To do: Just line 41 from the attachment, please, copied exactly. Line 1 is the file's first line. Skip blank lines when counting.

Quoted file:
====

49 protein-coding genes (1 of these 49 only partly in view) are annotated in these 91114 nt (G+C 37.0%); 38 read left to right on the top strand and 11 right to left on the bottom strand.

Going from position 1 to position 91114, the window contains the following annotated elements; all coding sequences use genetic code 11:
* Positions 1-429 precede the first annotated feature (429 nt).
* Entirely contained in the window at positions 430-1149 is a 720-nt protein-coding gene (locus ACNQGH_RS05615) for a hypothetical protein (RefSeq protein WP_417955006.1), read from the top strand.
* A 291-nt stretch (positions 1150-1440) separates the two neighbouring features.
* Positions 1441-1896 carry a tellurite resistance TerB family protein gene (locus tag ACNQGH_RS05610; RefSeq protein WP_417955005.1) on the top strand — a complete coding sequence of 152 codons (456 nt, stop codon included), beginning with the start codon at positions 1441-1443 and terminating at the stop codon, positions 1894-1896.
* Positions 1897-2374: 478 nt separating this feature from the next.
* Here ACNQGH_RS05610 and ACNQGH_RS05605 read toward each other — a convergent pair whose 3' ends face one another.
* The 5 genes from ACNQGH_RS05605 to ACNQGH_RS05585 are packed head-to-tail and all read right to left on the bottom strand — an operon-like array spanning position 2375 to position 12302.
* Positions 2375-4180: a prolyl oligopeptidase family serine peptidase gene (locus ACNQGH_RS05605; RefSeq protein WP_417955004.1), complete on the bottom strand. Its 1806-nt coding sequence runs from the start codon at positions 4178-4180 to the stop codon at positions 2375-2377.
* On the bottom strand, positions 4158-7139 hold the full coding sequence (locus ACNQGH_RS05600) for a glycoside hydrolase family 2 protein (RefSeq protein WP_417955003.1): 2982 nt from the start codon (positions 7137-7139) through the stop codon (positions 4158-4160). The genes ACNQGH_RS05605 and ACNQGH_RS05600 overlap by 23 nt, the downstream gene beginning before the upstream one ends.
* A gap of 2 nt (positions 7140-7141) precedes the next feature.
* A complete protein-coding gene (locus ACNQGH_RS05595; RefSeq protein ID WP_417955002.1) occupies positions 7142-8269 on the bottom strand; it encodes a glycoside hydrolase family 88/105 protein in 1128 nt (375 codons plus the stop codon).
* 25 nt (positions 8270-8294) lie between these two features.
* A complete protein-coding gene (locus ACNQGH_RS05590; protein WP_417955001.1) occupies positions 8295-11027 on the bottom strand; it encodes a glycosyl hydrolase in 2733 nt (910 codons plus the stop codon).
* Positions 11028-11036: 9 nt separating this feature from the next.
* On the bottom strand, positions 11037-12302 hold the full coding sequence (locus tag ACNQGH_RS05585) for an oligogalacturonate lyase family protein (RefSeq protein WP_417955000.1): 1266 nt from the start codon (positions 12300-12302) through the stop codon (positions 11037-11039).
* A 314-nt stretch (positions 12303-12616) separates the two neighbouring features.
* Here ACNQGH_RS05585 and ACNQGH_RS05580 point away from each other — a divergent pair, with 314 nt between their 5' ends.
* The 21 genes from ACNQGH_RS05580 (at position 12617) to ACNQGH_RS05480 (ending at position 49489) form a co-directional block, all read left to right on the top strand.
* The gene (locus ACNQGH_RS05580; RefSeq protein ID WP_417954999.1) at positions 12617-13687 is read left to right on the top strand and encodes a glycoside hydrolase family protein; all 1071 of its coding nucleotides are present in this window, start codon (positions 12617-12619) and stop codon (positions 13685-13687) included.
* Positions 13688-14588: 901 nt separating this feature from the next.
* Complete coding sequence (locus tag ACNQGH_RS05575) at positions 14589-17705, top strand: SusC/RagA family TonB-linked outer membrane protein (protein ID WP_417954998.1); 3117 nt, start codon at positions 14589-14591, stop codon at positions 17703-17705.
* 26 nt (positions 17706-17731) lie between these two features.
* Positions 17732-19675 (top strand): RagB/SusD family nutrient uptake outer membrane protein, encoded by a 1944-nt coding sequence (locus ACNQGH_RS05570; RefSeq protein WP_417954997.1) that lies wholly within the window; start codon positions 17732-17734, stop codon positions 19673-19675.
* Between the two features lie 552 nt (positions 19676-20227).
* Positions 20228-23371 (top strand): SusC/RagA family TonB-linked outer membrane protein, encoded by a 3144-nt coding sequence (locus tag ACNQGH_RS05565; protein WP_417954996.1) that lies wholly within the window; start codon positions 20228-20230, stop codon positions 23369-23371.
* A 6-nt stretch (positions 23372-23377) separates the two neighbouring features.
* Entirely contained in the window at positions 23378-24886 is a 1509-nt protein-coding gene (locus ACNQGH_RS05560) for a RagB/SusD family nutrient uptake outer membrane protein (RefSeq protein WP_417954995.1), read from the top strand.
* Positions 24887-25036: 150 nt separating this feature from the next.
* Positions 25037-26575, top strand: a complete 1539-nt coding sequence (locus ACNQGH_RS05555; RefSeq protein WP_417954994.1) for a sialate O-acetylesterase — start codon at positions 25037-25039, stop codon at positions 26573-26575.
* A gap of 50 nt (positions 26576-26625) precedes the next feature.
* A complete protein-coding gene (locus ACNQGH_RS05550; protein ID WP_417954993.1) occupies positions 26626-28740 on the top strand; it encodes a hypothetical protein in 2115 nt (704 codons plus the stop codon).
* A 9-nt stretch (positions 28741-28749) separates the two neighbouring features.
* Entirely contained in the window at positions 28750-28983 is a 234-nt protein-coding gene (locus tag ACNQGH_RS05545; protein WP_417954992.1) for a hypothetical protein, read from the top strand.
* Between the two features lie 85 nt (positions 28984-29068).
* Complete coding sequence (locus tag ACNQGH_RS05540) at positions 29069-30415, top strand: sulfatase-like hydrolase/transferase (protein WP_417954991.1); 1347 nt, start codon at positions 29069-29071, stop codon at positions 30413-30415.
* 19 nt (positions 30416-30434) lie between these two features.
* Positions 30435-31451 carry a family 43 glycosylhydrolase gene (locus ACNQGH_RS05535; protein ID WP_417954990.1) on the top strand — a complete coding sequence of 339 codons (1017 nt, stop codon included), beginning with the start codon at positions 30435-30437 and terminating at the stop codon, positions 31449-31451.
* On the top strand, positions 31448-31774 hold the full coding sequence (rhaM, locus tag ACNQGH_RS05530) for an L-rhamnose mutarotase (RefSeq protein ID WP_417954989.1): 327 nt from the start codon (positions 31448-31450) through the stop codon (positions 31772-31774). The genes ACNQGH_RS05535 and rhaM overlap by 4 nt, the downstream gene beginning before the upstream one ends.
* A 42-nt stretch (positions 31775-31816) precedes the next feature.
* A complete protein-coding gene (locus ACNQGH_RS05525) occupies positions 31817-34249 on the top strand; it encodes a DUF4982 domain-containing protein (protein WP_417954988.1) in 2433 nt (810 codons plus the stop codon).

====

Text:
* A 42-nt stretch (positions 31775-31816) precedes the next feature.